Expert Advice For Designing A Modern Data Warehouse

If your organization is serious about using data reporting as a key strategic business tool, you will need to build a data warehouse at some point, but designing a modern data warehouse is not an easy or trivial undertaking. More than 50% of data warehouse projects have low or zero adoption rates. So, how do you start to design and build a data warehouse? What are the pitfalls and how can you optimize it? And most importantly, where to start?

This article provides tips on how to set up a data warehouse and avoid some common pitfalls. 


What Is A Data Warehouse?

In a modern enterprise, data is usually stored in different locations. There may be a reason for this:

Application databases – this is probably the most important use case for start-ups. For other companies, this may be a product sales application.

Web applications – these may be applications that are needed to grow or maintain the business. Examples include email marketing applications such as Mailchimp, web analytics applications such as Google Analytics or Mixpanel, or accounting applications such as Xero and Quickbooks.

Spreadsheets: can be in the form of spreadsheets (Excel, CSV) or spreadsheets such as Google Sheets. You can update this data manually.

The data warehouse synchronizes data from different sources in one place, for all your information needs.

It provides reliable data and manages the questionable workload of everyone in the organization.

Data Warehouse Design

The architecture of a typical data warehouse is as follows:

The data warehouse is designed and built to meet your information needs. Once you have identified the data you need, you design it so that you can transfer it to the data warehouse.

Create A Schema For Each Data Source

Create a database schema for each data source that you want to synchronize with the data warehouse. This

  • This will allow you to quickly identify the data sources for each table, which is useful when the number of data sources grows. It also allows future data analysts and employees in the organization to quickly access individual data sources.
  • You can assign specific access rights to a data source. For example, a data technician may not want to allow a junior analyst to read a particular schema but not write to it, which is particularly useful when the number of data sources grows over time. Think about how many sources your data might have. For example, you could create a flowchart for the email marketing, financial data and advertising data you want to import from these schemes into your store.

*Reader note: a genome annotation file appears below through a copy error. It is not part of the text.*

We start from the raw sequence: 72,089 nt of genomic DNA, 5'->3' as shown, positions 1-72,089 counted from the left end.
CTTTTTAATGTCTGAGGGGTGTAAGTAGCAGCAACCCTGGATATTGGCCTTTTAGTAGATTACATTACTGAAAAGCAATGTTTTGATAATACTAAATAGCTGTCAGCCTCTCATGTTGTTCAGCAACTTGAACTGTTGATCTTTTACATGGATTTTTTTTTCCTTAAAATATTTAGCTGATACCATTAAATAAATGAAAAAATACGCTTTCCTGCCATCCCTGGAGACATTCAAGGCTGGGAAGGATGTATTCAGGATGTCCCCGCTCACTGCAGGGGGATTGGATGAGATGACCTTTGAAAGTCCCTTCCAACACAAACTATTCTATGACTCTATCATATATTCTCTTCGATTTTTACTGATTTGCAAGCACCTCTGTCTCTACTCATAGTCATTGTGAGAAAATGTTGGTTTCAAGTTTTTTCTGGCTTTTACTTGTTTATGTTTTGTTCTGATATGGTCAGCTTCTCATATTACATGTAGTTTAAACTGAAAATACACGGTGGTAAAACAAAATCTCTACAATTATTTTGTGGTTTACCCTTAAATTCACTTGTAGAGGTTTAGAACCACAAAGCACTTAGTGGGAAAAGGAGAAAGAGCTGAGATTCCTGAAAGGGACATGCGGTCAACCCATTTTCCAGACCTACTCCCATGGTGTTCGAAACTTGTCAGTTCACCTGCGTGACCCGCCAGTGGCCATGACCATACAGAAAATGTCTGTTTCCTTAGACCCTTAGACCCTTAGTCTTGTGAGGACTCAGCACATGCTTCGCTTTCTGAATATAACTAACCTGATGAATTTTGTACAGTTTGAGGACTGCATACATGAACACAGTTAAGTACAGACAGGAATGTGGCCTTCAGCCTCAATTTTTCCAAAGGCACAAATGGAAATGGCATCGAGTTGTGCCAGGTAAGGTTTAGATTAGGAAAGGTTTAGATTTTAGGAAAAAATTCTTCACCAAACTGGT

When you import a contact table from Mailchimp into your database, you can give it the following name:

Choose name, Mailchimp email address. Contact Mailchimp.

How To Create A Schema

Creating a layout is very simple. Just insert one line to create a new layout. In Postgres, it’s really just three words.

Creating a layout


Creating a layout for Mailchimp

Note a: New analysts may get confused between a database schema. Schemas can be defined in two ways. Schemas can be used to describe 

  1. why tables and fields in the database are related, or
  2. A folder is an arrangement of the tables in the database and the records in the folders.

Note b: MySQL databases do not support schemas, so you need to use naming conventions for imported tables, e.g. mailchimp_contacts etc.

Transferring Raw Data To The Data Warehouse

The next step is to synchronize the source data with the data warehouse. Your engineers should be aware that this is an ETL scenario.

Please consider the following points when designing your import plan:

  1. Remove explicitly unnecessary columns. It is not difficult to add them later when you realize you need them.
  2. Rename the columns to make them more descriptive or more appropriate to the database (e.g. lower or upper case). Of course, delete unnecessary entries. These can be entries of internal users testing the production system. 
  3. Correlate the log values to make them easier to read. This way analysts do not have to change their names when writing reports. For example, some records may contain numeric keys or abbreviated names that the rest of the organization does not know. In these cases it may be useful to assign these keys to their actual values during import.
  4. At the end of the import, use the database index of the target table. Troubleshooting: in case of failed tasks and service interruptions, create emails/messages with detailed error logs and send them to the relevant agencies. To reduce the number of false positives in this case, you can set up automatic re-tests at set times.